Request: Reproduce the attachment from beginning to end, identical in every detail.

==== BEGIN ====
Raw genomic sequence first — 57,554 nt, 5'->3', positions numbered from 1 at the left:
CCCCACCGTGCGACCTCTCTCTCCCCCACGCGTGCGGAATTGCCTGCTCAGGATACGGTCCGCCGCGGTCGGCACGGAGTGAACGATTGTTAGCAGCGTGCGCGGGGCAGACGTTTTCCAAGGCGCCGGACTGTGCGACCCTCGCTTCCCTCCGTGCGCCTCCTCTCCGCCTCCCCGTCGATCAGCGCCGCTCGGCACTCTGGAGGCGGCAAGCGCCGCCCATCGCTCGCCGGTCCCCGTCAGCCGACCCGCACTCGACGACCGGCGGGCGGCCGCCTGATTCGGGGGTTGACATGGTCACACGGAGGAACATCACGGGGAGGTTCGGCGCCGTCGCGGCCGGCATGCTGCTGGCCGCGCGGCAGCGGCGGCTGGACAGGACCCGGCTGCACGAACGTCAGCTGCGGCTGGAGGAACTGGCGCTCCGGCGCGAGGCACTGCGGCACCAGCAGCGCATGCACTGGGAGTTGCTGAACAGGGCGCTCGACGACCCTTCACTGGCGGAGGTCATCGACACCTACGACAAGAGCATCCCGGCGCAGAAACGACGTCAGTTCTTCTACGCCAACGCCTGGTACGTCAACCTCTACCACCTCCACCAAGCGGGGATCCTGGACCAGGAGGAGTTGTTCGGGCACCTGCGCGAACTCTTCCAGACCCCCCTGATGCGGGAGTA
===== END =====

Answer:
Raw genomic sequence first — 57,554 nt, 5'->3', positions numbered from 1 at the left:
CCCCACCGTGCGACCTCTCTCTCCCCCACGCGTGCGGAATTGCCTGCTCAGGATACGGTCCGCCGCGGTCGGCACGGAGTGAACGATTGTTAGCAGCGTGCGCGGGGCAGACGTTTTCCAAGGCGCCGGACTGTGCGACCCTCGCTTCCCTCCGTGCGCCTCCTCTCCGCCTCCCCGTCGATCAGCGCCGCTCGGCACTCTGGAGGCGGCAAGCGCCGCCCATCGCTCGCCGGTCCCCGTCAGCCGACCCGCACTCGACGACCGGCGGGCGGCCGCCTGATTCGGGGGTTGACATGGTCACACGGAGGAACATCACGGGGAGGTTCGGCGCCGTCGCGGCCGGCATGCTGCTGGCCGCGCGGCAGCGGCGGCTGGACAGGACCCGGCTGCACGAACGTCAGCTGCGGCTGGAGGAACTGGCGCTCCGGCGCGAGGCACTGCGGCACCAGCAGCGCATGCACTGGGAGTTGCTGAACAGGGCGCTCGACGACCCTTCACTGGCGGAGGTCATCGACACCTACGACAAGAGCATCCCGGCGCAGAAACGACGTCAGTTCTTCTACGCCAACGCCTGGTACGTCAACCTCTACCACCTCCACCAAGCGGGGATCCTGGACCAGGAGGAGTTGTTCGGGCACCTGCGCGAACTCTTCCAGACCCCCCTGATGCGGGAGTA